I am traveling and don't have access to the protein and fat contents of oats but it is unlikely that either one of these ingredients is of great importance from the carbohydrate source in a balanced diet.
It is definitely possible to formulate home-made diets that are safe to use, with the help of a nutritionist who knows the dietary requirements for dogs. If you wish to do this it is important to have a nutritionist evaluate the diet you plan to use to be sure it is nutritionally adequate. I know that Dr. Remillard, who is a board certified veterinary nutritionist offers this service online and there is a link to her site on the link page of our site.
Mike Richards, DVM
Question: Dear Dr. Richards,
I came across some of your writings on the Internet about pancreatitis and subscribed to your newsletter today. Thank you for offering this service.
I have spent the past few months learning about new cancer therapies involving diet, herbs, and vitamin supplementation. Based upon the results of my research, I have been trying a novel therapy on a boxer dog ("Max") with a large primary lung tumor. So far the dog's condition has steadily been improving, so I am optimistic that the treatments is working. The main focus of my treatment has been:
- A high fish oil diet with minimum Vitamin E.
- Sodium Ascorbate with Menadione sodium bisulfite and low dose Ionic copper given four times per day.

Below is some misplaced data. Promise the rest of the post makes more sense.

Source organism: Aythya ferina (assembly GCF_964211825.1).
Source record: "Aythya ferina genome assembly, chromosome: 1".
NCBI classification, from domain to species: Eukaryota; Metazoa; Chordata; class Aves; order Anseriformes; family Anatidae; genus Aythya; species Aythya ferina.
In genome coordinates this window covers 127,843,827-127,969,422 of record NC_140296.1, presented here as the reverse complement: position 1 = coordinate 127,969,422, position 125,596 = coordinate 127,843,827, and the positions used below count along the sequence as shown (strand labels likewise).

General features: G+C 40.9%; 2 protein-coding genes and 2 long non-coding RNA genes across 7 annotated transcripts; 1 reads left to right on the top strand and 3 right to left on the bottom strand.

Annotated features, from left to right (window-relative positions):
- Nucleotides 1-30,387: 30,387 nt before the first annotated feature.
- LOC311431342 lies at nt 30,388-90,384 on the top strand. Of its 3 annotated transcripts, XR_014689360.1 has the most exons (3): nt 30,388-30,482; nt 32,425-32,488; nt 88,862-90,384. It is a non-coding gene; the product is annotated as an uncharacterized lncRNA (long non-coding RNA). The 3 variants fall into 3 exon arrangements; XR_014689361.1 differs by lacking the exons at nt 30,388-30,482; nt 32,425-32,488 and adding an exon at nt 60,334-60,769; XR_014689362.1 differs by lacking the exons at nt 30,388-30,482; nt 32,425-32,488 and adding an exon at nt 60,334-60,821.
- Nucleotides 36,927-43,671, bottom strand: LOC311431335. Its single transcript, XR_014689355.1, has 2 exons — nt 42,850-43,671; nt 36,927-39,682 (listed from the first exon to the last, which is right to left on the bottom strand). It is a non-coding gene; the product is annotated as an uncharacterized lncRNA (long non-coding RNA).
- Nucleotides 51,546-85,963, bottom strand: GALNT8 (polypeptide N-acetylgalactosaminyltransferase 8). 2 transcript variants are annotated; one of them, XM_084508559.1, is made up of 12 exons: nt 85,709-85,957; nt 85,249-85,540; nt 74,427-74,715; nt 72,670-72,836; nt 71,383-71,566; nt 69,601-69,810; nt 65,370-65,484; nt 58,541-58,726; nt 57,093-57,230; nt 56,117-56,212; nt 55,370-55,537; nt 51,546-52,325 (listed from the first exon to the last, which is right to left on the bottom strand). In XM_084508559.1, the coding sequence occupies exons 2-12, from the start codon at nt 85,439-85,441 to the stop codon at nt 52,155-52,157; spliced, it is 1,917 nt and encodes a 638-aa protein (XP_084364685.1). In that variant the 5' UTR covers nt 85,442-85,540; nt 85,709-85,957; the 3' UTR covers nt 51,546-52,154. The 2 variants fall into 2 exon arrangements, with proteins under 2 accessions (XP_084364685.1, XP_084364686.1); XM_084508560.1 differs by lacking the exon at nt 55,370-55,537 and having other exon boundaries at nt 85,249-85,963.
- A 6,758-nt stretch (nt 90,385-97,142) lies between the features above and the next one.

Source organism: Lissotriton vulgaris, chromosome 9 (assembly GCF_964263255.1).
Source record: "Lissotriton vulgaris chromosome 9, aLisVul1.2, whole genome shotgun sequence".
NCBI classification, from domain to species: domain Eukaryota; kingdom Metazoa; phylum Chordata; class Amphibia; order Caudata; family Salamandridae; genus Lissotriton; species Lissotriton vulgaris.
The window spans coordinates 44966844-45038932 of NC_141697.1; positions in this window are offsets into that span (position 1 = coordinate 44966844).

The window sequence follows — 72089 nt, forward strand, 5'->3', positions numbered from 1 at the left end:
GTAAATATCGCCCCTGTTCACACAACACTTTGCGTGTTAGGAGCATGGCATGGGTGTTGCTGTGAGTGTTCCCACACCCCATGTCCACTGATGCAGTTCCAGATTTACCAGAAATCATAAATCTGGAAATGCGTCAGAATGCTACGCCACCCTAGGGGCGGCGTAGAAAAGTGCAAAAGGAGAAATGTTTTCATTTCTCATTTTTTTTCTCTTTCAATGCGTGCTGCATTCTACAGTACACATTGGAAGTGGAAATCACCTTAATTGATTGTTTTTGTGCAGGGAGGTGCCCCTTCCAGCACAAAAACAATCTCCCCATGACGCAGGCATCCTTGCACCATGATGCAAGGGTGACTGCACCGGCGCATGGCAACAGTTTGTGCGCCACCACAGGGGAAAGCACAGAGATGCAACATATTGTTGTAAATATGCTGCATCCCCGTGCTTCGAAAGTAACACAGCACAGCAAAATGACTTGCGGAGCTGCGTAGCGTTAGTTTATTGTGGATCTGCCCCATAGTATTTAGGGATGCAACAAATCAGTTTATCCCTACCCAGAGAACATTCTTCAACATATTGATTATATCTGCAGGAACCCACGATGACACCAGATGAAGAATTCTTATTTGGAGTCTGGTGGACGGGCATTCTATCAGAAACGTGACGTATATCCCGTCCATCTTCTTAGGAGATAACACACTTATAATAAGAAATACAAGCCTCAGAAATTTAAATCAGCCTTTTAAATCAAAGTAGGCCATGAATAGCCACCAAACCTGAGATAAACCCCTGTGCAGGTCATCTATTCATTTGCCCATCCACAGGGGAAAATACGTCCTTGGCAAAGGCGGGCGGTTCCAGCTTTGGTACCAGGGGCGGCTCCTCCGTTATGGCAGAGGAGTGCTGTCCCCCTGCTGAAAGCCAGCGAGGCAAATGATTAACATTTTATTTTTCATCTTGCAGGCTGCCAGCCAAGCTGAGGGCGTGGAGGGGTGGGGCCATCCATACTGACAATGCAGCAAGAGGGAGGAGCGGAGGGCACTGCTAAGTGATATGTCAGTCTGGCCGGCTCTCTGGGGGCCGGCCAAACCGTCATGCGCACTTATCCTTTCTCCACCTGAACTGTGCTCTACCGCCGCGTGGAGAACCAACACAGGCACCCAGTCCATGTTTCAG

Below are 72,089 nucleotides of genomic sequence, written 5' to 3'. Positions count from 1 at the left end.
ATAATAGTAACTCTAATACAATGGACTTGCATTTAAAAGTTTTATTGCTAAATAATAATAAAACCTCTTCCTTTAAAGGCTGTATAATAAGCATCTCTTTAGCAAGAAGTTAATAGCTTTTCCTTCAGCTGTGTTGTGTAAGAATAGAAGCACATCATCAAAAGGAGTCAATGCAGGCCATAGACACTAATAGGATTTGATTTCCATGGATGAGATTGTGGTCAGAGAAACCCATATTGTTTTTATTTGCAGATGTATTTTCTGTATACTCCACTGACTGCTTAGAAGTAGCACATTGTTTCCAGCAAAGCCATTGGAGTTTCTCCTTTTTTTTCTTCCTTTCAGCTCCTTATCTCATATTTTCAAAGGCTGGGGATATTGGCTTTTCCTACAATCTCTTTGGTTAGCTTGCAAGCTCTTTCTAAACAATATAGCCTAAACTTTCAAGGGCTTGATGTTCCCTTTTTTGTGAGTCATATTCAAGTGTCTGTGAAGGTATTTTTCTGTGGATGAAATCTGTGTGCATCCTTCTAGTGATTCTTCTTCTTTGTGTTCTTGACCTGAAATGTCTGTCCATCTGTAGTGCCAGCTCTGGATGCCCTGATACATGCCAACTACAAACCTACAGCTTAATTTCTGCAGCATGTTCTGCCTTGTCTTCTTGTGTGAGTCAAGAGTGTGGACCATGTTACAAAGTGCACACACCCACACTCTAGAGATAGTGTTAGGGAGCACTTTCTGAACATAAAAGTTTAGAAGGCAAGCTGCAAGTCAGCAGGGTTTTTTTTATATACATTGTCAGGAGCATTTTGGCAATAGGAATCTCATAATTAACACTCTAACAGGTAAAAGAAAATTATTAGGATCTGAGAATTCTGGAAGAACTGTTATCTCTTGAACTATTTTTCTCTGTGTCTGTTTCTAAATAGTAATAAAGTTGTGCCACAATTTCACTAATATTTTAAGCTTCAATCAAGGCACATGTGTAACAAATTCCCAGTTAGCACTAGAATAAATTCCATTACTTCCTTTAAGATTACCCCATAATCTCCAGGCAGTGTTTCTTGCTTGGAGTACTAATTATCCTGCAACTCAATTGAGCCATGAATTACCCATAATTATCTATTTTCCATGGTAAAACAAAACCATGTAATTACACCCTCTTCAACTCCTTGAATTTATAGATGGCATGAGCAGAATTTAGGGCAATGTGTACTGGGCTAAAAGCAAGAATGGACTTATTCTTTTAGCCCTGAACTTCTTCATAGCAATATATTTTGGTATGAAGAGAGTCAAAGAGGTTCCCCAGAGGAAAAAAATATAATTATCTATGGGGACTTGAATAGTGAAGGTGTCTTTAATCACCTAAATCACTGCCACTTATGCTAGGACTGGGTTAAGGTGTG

- Ampicillin 250 mg/3 times per day along with sho-saiko-to, a Chinese herbal anti-inflammatory.
I have been doing weekly blood tests and everything has been normal except for consistent elevation of Amylase and Lipase which have been as follows:
8/3 Amylase 1677 (Normal Range: 276-1007) Lipase 1438 (Normal Range: 117-578)
7/31 Amylase 1478 Lipase 1017
7/23 Amylase 1386 Lipase 701
7/19 Amylase 1476 Lipase 503
7/7 Amylase 1302 Lipase 761
The dog exhibits no symptoms of pancreatitis, so I am unsure whether the elevated lipase/amylase levels are simply a reflection of the high fish oil diet, or if they are a warning sign. Also I am not sure what if any other tests I should perhaps do to ensure that this diet is not harming the pancreas.
Please let me know what you think I can best do to protect the pancreas, and let me know if you think the numbers above mean something is going wrong with the pancreas, or if you think the elevated levels simply reflect the change in diet and should not be of concern (Unfortunately I don't have any levels taken before the special diet was begun.)
Thank you very much for your time. If you are interested in a copy of the cancer research review I am preparing, please let me know, and I will e-mail you a draft when it is ready.
Corticosteroids and heparin can cause increases in lipase levels when they are being administered but usually these are very slight rises, or increases for an individual patient that don't even put the level out of the normal range. It is reasonable to presume that some other medications could also cause rises in this enzyme level, including herbal preparations. However, I have not seen any specific reports of this occurring with any of the medications or preparations that you are using. This doesn't seem to happen with amylase levels based on searching the literature, but I am not sure that it can be totally ruled out.